Compare Joint Bank Accounts

An in-depth look at joint bank accounts and how to compare them to make sure that you have information to make the right financial decision with Savvy.

Last updated on May 3rd, 2022 at 10:46 am by Cate Cook

Compare joint bank accounts with Savvy

Comparing joint bank accounts is all about looking at your financial needs and deciding which deal best fits your needs.  Savvy helps you in your decision-making journey by explaining the different features of joint accounts, and how you can use them to make your life simpler.  By bringing you clear and easy-to-understand comparison information, we can help you find a joint account that’s a perfect fit for you and your busy lifestyle.

How do joint bank accounts work?

Joint bank accounts function in the same way that single-entity accounts do.  They have all the functionality that you’d expect to find with a standard savings or transaction account.  Their key difference is that more than one person owns the account and has access to the funds in that account. 

There are various types of joint account available depending on the banking needs of the customer.  A few common examples include:

  • Joint accounts for couples or family members – these can range from transaction accounts that have multiple advanced features available for busy young couples or families to joint savings accounts with a tiered interest system suitable for an older couple to stash their nest-egg in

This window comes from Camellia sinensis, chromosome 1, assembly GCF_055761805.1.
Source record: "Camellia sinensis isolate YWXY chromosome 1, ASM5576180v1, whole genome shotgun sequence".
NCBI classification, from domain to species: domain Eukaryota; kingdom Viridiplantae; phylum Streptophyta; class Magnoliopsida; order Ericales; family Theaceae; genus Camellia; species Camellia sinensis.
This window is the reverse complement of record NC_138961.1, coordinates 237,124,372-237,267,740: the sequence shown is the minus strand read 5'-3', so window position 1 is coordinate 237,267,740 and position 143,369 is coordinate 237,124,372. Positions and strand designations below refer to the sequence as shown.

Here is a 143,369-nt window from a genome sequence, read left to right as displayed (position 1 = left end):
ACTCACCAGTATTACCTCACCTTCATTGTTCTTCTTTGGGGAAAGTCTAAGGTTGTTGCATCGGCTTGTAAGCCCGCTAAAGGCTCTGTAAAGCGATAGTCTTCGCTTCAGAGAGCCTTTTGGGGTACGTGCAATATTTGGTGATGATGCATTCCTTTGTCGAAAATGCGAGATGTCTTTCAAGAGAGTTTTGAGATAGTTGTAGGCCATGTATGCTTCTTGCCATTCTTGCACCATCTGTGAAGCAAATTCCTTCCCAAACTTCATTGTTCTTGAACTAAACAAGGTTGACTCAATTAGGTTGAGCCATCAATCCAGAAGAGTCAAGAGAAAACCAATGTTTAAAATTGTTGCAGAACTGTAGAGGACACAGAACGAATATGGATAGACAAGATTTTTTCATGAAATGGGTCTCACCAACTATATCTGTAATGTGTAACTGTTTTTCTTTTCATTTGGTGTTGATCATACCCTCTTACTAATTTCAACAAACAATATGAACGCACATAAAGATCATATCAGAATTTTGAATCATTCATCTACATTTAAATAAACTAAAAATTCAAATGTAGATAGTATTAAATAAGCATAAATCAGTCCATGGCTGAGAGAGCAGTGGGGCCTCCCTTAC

• Pensioner or concession joint accounts – these offer basic banking features for concession card holders or aged pensioners in return for a fee-free account. Some such accounts even combine the function of a savings and a transaction account into one simple account which allows certain transactions (such as BPAY, EFTPOS and ATM transactions) but also pays some interest
  • Accounts shared between parents, guardians or Godparents and a child or children; or an adult carer sharing a joint account with another adult with mental disability or unable to make financial decisions for themselves; or joint trust accounts held on behalf of a child or adult who are not able to manage their finances or who have been left an inheritance which matures once they come of age
  • Joint business accounts – ranging from transaction accounts suitable for small businesses to more complex business accounts which may be linked to financial packages able to handle a company’s tax reporting obligations, produce BAS statements and handle payroll for a small to medium-sized company.